While you can claim travel expenses between different places of work, it’s worth noting that you can’t claim for non-business driving – and that includes travel between your home and workplace. 

Some of the other travel costs you can’t claim for are fines you incur while driving and the cost of buying your van – although you may be able to do this on capital allowances.

What other expenses can I claim tax relief on?

Some of the other allowable expenses self-employed business owners can use to reduce the amount of tax they owe are:  

  • Clothing costs, for example, uniforms and protective workwear
  • Staff costs, including pensions, agency fees and training courses 
  • Office, property and equipment costs, including stationery, rent, utilities and insurance 
  • Money spent on goods to sell on, such as raw materials and stock 
  • Legal and financial costs, like hiring a solicitor or architect 
  • Marketing, entertainment and subscriptions, such as advertising in newspapers and giving out free samples 
  • Training related to your business, like refresher courses 

Note that money taken from your business to pay for private purchases does not count as an allowable expense. And, if you use something for both business and personal reasons, you can only claim allowable expenses for the business costs.  

If you work from home, you should be able to claim a proportion of your costs for your electricity, heating, water rates, council tax, mortgage interest or rent, general maintenance and internet and phone use. When submitting your figures, you should consider the floor area or number of rooms you use for business and the proportion of time you spend working in the space.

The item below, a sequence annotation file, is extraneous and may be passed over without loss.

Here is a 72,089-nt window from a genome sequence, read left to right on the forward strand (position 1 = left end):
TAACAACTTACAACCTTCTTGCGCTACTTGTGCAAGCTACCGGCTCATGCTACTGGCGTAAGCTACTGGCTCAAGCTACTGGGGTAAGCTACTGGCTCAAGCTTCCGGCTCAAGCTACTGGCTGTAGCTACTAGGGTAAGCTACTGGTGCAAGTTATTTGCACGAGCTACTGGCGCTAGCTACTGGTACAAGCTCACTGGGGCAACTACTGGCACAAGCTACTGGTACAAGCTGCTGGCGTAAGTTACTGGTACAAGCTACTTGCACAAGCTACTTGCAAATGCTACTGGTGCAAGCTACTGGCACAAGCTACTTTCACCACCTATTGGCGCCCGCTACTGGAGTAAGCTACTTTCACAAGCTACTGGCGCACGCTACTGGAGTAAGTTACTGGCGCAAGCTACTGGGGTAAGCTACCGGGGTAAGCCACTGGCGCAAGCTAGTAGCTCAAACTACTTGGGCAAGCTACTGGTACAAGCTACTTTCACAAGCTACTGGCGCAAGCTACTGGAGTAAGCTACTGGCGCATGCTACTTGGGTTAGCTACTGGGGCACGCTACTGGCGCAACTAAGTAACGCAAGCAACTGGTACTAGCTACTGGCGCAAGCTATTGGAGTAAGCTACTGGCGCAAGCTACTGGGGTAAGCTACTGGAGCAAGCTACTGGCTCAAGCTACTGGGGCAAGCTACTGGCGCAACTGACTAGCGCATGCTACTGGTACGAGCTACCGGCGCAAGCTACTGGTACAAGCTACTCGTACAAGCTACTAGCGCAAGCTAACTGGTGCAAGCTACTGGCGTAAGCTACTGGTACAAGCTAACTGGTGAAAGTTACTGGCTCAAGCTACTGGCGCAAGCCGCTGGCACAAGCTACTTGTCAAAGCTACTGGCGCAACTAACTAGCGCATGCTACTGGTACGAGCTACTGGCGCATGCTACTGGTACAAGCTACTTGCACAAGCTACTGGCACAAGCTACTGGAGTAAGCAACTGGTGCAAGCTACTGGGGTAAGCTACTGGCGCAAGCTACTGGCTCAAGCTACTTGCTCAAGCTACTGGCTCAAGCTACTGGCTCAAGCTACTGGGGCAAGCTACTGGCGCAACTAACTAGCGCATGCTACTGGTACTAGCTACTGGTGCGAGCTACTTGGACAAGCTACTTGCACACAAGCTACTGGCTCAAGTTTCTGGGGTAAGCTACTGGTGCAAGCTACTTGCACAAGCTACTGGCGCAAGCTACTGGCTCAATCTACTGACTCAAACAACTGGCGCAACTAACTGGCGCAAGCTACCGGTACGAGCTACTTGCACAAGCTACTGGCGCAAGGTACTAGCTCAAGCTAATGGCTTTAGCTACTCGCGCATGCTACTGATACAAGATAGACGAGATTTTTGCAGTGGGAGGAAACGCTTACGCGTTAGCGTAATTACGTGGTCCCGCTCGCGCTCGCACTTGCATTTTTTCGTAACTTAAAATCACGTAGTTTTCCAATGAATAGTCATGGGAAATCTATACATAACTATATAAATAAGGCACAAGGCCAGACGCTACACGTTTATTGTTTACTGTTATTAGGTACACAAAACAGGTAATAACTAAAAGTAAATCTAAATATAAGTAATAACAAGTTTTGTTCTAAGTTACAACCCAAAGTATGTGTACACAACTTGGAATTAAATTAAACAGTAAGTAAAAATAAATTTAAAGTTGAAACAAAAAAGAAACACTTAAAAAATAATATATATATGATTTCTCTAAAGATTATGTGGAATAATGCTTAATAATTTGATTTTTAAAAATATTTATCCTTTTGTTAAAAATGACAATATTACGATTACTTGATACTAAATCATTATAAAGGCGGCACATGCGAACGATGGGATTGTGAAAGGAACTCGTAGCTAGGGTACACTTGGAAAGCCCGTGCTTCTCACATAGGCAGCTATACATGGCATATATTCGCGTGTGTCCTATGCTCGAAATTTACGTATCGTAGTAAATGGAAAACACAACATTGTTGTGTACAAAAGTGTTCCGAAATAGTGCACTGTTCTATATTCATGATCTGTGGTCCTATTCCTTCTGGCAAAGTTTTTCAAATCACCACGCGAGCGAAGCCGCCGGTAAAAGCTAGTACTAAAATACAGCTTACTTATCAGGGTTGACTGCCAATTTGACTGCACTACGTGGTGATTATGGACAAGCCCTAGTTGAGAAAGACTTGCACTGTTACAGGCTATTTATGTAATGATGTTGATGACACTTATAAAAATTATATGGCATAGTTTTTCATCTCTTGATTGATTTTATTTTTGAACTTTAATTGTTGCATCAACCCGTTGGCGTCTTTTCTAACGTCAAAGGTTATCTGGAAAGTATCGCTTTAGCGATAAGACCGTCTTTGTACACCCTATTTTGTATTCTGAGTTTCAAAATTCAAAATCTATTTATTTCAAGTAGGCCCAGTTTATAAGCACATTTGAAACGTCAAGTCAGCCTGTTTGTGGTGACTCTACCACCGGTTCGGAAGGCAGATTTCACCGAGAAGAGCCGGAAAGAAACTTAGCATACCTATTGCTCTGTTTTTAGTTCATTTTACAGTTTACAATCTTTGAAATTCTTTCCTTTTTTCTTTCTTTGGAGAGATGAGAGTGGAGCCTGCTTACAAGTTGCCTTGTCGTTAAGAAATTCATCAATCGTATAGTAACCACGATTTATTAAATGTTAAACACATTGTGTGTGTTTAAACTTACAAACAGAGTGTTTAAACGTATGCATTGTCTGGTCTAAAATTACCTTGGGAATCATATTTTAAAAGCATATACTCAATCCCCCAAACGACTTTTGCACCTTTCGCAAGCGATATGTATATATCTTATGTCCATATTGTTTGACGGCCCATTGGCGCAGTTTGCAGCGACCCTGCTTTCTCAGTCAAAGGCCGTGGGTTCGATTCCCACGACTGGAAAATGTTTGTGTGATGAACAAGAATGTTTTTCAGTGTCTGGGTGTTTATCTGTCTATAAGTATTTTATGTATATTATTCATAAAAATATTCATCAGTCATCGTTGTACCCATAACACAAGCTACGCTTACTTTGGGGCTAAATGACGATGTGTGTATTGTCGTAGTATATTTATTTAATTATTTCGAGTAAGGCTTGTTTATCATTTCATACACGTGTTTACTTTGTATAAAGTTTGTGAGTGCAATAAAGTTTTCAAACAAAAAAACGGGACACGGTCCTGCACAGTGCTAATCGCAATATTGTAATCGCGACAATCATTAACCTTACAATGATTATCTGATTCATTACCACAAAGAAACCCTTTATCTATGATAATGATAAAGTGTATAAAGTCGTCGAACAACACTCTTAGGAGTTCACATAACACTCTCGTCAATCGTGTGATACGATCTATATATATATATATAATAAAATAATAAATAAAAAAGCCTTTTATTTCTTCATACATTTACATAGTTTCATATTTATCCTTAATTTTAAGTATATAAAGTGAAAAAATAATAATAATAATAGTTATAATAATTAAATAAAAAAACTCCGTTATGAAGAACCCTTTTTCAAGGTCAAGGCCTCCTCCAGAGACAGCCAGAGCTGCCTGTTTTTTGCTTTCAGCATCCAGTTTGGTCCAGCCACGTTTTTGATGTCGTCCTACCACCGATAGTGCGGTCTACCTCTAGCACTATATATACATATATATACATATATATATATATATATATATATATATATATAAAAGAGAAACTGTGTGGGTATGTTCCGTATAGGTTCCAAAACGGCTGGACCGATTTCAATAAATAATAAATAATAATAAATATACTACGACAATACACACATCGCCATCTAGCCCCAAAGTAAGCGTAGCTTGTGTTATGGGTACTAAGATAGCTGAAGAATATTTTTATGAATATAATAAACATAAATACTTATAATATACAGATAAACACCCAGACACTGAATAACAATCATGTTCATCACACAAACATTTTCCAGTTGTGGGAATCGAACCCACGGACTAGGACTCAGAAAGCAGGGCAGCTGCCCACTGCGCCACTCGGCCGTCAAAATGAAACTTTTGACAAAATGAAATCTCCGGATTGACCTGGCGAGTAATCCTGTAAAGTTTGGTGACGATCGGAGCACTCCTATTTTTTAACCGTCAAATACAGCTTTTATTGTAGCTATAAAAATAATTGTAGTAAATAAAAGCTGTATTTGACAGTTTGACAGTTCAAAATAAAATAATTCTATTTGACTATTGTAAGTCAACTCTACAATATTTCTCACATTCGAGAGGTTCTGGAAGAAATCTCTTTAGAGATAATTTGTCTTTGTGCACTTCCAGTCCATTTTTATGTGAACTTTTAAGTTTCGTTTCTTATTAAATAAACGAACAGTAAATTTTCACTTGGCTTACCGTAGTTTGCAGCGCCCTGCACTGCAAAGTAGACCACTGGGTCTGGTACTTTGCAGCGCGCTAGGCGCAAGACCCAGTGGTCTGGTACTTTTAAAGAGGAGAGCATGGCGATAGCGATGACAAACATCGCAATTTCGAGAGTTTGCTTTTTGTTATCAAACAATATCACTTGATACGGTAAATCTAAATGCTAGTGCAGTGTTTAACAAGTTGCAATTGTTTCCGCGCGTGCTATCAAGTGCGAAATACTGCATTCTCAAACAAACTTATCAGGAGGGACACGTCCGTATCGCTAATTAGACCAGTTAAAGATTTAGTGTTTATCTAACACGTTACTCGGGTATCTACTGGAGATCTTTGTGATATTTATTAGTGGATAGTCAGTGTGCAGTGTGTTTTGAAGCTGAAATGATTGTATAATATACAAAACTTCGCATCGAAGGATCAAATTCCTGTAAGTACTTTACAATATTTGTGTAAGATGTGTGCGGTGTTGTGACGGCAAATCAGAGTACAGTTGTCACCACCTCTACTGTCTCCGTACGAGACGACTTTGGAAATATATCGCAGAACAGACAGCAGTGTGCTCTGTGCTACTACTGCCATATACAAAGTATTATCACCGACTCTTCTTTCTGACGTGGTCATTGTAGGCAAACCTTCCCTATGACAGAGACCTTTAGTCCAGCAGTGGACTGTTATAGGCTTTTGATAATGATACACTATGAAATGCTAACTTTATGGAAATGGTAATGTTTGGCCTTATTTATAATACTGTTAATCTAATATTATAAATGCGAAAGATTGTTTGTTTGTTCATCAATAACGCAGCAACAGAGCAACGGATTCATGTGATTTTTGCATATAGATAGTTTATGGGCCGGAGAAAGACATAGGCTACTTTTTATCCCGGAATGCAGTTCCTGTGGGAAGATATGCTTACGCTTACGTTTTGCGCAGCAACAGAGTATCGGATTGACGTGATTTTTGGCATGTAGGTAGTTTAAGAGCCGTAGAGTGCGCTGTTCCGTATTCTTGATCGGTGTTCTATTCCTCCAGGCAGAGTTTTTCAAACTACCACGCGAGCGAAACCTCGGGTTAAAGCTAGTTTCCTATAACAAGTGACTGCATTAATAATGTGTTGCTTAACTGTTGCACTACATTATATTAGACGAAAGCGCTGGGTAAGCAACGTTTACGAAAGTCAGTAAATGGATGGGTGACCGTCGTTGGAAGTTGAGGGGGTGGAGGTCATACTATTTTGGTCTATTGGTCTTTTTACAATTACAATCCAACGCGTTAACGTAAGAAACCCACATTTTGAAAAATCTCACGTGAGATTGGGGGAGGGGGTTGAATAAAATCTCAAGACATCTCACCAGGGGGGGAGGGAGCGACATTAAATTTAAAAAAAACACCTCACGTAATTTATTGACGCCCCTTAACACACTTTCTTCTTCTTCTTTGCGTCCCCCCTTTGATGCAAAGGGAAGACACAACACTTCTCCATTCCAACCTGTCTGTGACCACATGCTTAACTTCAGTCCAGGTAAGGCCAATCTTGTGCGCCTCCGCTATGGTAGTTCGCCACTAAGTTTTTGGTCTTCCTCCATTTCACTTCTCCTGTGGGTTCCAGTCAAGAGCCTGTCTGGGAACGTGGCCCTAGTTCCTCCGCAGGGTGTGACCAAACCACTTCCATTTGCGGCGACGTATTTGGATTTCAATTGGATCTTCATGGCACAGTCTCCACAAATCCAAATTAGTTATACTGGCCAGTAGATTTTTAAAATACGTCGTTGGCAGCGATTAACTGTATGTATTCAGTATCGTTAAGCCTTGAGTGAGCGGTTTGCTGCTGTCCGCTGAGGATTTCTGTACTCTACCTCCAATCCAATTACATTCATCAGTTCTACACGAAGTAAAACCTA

If you’re unsure as to whether a business cost is an allowable expense, contact HMRC for confirmation.

How do I file a tax return? 

You can file your tax return either online or by sending in a paper form. If you’re filing your return online, first you need to register for Self Assessment

The deadline for submitting paper returns is 31st October, otherwise you have until 31st January if you file your tax return online. It’s important not to miss the deadline, because you could face penalties if you’re late.

Even if you think you can’t afford the bill, you shouldn’t put off submitting your return, as a fine could leave you in a worse financial situation. Bear in mind that in some instances, you may be able pay your tax bill in instalments.

How to claim business expenses on your tax return 

It’s vital that you keep a record of all your receipts throughout the tax year (6th April to 5th April) as proof of your business expenses. When the time comes to file your tax return, add up all of your allowable expenses for the year and enter the total amount in the relevant space. 

Remember that if you drive your van privately, you can only claim a proportion of the costs, which is usually the ratio of your business mileage to your total mileage. As well as keeping all bills, it’s worth logging your business mileage over a representative period. 

You don’t need to send in proof of your expenses, but you should hold onto your receipts in case HMRC asks to see them. 

How does HMRC decide whether I’m self-employed?